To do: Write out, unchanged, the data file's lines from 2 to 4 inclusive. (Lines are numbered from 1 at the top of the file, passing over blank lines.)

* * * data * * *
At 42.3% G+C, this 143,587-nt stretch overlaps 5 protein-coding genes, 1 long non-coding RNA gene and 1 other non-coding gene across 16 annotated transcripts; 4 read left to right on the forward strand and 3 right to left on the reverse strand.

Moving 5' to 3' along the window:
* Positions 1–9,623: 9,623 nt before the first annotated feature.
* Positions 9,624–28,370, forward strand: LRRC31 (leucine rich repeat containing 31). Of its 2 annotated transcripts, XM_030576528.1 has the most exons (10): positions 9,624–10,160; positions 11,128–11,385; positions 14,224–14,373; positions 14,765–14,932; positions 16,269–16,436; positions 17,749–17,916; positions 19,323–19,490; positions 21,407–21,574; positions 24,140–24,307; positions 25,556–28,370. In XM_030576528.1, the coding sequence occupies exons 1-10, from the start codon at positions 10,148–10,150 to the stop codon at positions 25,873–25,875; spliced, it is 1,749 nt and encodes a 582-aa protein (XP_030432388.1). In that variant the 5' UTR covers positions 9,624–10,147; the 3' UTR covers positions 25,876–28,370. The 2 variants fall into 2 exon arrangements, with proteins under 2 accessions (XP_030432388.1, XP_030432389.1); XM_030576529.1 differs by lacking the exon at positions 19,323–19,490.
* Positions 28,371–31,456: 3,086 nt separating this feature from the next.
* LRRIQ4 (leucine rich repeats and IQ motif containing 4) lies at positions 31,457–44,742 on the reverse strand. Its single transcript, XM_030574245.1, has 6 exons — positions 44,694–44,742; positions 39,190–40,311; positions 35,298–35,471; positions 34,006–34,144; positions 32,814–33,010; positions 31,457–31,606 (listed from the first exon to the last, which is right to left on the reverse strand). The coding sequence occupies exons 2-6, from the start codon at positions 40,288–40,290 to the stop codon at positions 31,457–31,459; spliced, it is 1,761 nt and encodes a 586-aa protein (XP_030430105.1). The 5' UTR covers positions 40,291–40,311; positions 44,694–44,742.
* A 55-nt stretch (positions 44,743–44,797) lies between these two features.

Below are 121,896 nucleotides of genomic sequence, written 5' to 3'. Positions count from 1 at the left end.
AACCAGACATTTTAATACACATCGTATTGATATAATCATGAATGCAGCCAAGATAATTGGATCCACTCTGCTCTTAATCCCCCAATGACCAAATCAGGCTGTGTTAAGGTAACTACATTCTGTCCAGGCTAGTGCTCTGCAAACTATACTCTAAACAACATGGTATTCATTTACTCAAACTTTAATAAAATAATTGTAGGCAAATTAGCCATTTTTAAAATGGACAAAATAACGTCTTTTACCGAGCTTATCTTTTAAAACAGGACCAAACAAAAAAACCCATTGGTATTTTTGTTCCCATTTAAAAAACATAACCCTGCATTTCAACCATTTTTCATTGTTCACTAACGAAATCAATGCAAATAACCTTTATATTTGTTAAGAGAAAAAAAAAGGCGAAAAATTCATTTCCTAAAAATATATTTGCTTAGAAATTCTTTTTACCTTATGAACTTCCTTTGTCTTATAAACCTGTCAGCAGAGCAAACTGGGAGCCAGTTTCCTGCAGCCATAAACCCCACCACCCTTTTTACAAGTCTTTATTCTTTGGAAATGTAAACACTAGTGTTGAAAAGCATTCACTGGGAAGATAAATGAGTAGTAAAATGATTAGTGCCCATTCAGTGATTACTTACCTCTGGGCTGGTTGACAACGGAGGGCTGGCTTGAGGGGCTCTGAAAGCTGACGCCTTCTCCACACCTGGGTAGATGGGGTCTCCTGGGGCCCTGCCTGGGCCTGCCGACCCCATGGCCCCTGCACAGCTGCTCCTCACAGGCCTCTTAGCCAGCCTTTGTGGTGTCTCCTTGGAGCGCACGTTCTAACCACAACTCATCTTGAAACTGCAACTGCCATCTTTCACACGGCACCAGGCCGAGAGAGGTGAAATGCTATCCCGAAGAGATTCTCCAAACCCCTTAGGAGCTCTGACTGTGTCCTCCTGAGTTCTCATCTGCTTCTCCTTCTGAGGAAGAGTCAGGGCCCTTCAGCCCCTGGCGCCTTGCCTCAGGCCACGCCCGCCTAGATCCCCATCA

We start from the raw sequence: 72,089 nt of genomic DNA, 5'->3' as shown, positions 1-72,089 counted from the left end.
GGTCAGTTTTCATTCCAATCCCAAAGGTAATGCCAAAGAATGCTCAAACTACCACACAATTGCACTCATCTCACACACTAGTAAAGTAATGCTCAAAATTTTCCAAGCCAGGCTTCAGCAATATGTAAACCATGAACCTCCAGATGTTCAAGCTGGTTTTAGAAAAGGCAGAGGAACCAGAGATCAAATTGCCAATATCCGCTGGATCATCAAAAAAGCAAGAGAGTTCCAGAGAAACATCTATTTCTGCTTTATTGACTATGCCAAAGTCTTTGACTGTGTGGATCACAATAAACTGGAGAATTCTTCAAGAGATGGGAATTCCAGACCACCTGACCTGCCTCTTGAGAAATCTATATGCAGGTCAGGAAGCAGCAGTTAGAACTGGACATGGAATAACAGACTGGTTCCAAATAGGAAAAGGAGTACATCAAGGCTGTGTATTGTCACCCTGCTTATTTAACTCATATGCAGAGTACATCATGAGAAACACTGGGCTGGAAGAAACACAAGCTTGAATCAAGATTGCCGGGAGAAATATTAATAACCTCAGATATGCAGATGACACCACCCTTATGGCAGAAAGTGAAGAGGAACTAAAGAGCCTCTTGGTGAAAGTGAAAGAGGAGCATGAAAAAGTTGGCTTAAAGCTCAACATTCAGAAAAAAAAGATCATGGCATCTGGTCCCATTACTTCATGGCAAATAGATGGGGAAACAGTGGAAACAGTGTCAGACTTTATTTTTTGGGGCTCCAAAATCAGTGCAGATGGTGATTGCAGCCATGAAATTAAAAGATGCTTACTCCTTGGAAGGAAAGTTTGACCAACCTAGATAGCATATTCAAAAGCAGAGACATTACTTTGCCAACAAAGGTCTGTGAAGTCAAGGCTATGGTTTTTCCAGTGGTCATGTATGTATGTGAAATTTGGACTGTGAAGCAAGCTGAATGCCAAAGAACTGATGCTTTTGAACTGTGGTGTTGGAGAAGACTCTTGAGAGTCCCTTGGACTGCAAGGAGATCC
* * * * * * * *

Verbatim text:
Moving 5' to 3' along the window:
* Positions 1–9,623: 9,623 nt before the first annotated feature.
* Positions 9,624–28,370, forward strand: LRRC31 (leucine rich repeat containing 31). Of its 2 annotated transcripts, XM_030576528.1 has the most exons (10): positions 9,624–10,160; positions 11,128–11,385; positions 14,224–14,373; positions 14,765–14,932; positions 16,269–16,436; positions 17,749–17,916; positions 19,323–19,490; positions 21,407–21,574; positions 24,140–24,307; positions 25,556–28,370. In XM_030576528.1, the coding sequence occupies exons 1-10, from the start codon at positions 10,148–10,150 to the stop codon at positions 25,873–25,875; spliced, it is 1,749 nt and encodes a 582-aa protein (XP_030432388.1). In that variant the 5' UTR covers positions 9,624–10,147; the 3' UTR covers positions 25,876–28,370. The 2 variants fall into 2 exon arrangements, with proteins under 2 accessions (XP_030432388.1, XP_030432389.1); XM_030576529.1 differs by lacking the exon at positions 19,323–19,490.